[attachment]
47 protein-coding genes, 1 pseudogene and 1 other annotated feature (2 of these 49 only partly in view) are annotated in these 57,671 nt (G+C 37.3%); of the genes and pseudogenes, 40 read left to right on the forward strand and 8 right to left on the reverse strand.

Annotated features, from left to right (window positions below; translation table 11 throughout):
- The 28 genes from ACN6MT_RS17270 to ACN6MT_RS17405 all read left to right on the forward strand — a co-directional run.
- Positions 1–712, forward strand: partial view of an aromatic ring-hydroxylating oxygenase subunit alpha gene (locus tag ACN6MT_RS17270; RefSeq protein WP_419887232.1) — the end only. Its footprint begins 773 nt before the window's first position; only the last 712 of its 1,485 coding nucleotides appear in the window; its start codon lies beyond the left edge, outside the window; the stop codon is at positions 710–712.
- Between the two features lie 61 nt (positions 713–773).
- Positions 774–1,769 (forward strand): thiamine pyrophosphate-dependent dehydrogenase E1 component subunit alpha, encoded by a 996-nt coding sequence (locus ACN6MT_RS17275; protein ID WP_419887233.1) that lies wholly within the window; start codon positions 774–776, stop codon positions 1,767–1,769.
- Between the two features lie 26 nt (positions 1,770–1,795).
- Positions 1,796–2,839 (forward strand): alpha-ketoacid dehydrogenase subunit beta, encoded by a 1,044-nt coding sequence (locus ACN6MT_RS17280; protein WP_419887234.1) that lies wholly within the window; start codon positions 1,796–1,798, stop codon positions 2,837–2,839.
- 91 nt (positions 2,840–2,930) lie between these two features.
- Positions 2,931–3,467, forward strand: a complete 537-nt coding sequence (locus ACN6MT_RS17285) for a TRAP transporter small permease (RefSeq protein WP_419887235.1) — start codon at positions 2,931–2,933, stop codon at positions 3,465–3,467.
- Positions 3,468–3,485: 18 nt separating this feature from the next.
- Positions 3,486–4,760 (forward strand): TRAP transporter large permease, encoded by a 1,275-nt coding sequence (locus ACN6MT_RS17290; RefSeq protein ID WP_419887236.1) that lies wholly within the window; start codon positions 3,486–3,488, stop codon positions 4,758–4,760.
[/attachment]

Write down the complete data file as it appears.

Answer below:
47 protein-coding genes, 1 pseudogene and 1 other annotated feature (2 of these 49 only partly in view) are annotated in these 57,671 nt (G+C 37.3%); of the genes and pseudogenes, 40 read left to right on the forward strand and 8 right to left on the reverse strand.

Annotated features, from left to right (window positions below; translation table 11 throughout):
- The 28 genes from ACN6MT_RS17270 to ACN6MT_RS17405 all read left to right on the forward strand — a co-directional run.
- Positions 1–712, forward strand: partial view of an aromatic ring-hydroxylating oxygenase subunit alpha gene (locus tag ACN6MT_RS17270; RefSeq protein WP_419887232.1) — the end only. Its footprint begins 773 nt before the window's first position; only the last 712 of its 1,485 coding nucleotides appear in the window; its start codon lies beyond the left edge, outside the window; the stop codon is at positions 710–712.
- Between the two features lie 61 nt (positions 713–773).
- Positions 774–1,769 (forward strand): thiamine pyrophosphate-dependent dehydrogenase E1 component subunit alpha, encoded by a 996-nt coding sequence (locus ACN6MT_RS17275; protein ID WP_419887233.1) that lies wholly within the window; start codon positions 774–776, stop codon positions 1,767–1,769.
- Between the two features lie 26 nt (positions 1,770–1,795).
- Positions 1,796–2,839 (forward strand): alpha-ketoacid dehydrogenase subunit beta, encoded by a 1,044-nt coding sequence (locus ACN6MT_RS17280; protein WP_419887234.1) that lies wholly within the window; start codon positions 1,796–1,798, stop codon positions 2,837–2,839.
- 91 nt (positions 2,840–2,930) lie between these two features.
- Positions 2,931–3,467, forward strand: a complete 537-nt coding sequence (locus ACN6MT_RS17285) for a TRAP transporter small permease (RefSeq protein WP_419887235.1) — start codon at positions 2,931–2,933, stop codon at positions 3,465–3,467.
- Positions 3,468–3,485: 18 nt separating this feature from the next.
- Positions 3,486–4,760 (forward strand): TRAP transporter large permease, encoded by a 1,275-nt coding sequence (locus ACN6MT_RS17290; RefSeq protein ID WP_419887236.1) that lies wholly within the window; start codon positions 3,486–3,488, stop codon positions 4,758–4,760.